Localization of parathyroid tumours in the minimally invasive era: which technique should be chosen? Population-based analysis of 253 patients undergoing parathyroidectomy and factors affecting parathyroid gland detection.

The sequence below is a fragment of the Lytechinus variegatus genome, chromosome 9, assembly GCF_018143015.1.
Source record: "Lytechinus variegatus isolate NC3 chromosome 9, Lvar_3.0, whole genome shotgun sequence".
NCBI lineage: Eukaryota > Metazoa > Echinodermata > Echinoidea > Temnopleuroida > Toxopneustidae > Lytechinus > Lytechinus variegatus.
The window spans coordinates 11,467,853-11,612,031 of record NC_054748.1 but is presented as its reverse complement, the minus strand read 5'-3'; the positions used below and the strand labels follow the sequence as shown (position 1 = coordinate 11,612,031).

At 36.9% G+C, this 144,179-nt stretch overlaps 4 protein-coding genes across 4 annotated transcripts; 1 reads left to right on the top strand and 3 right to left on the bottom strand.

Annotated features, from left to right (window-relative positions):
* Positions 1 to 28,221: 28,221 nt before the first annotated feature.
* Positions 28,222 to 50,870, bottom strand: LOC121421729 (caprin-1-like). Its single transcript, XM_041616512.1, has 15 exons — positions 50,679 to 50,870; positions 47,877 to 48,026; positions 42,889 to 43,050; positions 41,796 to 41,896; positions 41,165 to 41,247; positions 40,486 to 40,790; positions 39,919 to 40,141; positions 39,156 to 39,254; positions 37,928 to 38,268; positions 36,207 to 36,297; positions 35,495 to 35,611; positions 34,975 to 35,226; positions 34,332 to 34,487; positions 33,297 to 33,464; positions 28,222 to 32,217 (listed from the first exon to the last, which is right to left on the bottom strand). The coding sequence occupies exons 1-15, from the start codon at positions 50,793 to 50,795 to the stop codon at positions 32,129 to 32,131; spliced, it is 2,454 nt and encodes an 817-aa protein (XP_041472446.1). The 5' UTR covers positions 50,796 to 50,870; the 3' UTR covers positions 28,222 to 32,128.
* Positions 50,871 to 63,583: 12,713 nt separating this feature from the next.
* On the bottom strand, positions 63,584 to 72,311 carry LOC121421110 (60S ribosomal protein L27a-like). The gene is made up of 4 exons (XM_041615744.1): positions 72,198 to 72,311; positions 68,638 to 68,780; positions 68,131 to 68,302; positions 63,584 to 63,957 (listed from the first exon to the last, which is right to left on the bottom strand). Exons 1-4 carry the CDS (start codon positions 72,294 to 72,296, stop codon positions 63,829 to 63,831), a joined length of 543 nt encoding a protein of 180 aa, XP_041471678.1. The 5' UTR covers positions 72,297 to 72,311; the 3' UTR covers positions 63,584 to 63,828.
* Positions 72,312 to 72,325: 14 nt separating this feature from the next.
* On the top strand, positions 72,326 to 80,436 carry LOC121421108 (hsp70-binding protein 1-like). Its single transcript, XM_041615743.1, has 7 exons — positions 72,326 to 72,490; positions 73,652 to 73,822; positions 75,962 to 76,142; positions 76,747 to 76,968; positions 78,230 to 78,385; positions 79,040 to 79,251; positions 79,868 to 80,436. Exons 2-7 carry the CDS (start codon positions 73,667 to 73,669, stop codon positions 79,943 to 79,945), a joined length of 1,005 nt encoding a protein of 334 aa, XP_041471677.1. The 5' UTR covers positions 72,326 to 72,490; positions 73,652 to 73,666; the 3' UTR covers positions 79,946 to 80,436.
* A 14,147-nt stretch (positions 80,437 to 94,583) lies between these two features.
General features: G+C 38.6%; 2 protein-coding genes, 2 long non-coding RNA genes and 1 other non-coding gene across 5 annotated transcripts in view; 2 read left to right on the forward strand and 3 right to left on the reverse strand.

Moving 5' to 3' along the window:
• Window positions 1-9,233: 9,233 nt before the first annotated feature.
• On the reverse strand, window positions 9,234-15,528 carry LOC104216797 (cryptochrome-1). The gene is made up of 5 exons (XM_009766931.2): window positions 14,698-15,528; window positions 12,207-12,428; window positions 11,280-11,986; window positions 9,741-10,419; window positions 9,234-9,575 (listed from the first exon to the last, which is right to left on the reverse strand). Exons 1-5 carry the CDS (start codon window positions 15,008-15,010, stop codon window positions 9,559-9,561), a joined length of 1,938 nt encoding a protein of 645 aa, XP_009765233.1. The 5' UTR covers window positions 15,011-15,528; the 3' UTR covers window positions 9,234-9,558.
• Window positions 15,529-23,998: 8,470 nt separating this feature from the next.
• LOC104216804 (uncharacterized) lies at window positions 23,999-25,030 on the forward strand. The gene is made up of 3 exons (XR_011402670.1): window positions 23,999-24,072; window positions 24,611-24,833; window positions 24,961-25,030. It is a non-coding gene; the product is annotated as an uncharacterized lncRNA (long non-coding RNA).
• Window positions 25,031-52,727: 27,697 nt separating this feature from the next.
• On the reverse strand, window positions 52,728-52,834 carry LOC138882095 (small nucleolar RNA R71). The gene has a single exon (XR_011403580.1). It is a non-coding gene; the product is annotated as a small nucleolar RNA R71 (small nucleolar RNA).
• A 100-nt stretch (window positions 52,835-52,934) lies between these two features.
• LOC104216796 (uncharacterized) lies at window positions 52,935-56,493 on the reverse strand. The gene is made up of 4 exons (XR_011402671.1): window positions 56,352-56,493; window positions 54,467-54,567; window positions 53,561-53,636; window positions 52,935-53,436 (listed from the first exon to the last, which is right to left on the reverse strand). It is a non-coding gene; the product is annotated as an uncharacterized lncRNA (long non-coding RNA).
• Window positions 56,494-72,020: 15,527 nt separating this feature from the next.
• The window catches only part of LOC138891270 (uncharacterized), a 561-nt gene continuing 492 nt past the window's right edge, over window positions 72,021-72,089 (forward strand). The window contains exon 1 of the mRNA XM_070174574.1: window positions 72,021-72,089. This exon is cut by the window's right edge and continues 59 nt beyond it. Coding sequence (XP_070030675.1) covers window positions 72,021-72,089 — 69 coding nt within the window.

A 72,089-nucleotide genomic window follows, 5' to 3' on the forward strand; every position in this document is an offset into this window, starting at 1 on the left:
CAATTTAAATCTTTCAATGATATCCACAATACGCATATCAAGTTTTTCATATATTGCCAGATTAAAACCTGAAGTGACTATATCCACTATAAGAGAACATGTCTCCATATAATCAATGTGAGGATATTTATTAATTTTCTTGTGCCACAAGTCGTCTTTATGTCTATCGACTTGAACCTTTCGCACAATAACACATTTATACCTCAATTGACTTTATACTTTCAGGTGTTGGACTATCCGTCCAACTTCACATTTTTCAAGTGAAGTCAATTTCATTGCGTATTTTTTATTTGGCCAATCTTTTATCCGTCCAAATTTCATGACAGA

A series of 253 consecutive patients with proved primary hyperparathyroidism due to parathyroid tumours was reviewed. There were 68 (26.9%) men and 185 (73.1%) women, with a median age of 57 years (range 13-82 years). All patients, prior to successful parathyroidectomy, underwent one or more preoperative localization procedures such as: neck ultrasonography (US) in 191 (75.5%), (201)Tl/(99m)Tc-pertechnetate subtraction scintigraphy (TPS) in 144 (56.9%), CT scan in 92 (36.4%), (99m)Tc-sestamibi/(99m)Tc-pertechnetate subtraction scintigraphy (MPS) in 90 (35.6%), selective venous sampling (SVS) with parathyroid hormone (PTH) assay in 30 (11.9%), and magnetic resonance imaging (MRI) in 6 (2.4%) patients. The results were compared with operative and histological findings that showed 235 (92.9%) solitary parathyroid adenomas, 13 (5.1%) carcinomas and 5 (2.0%) double adenomas. Sensitivity and positive predictive value were 82.9% and 93.8% for US, 83.6% and 91.8% for TPS, 81.3% and 98.7% for CT scan, 85.1% and 96.1% for MPS, 65.4% and 80.9% for SVS, and 80.0% and 80.0% for MRI respectively. No different results (P=NS) were found using US, TPS, MPS or CT scan, whereas SVS and MRI sensitivity was lower (P<0.05). The combination of MPS and US was 94.0% sensitive (P<0.05) but when TPS, CT scan or MRI were also used overall sensitivity did not improve significantly (P=NS). In conclusion, MPS should be used as the starting preoperative localization procedure, while US and MPS together represent the most reliable noninvasive localization tool. If MPS and US are negative or not in agreement, further studies are not cost-effective and the patient should undergo bilateral neck exploration.
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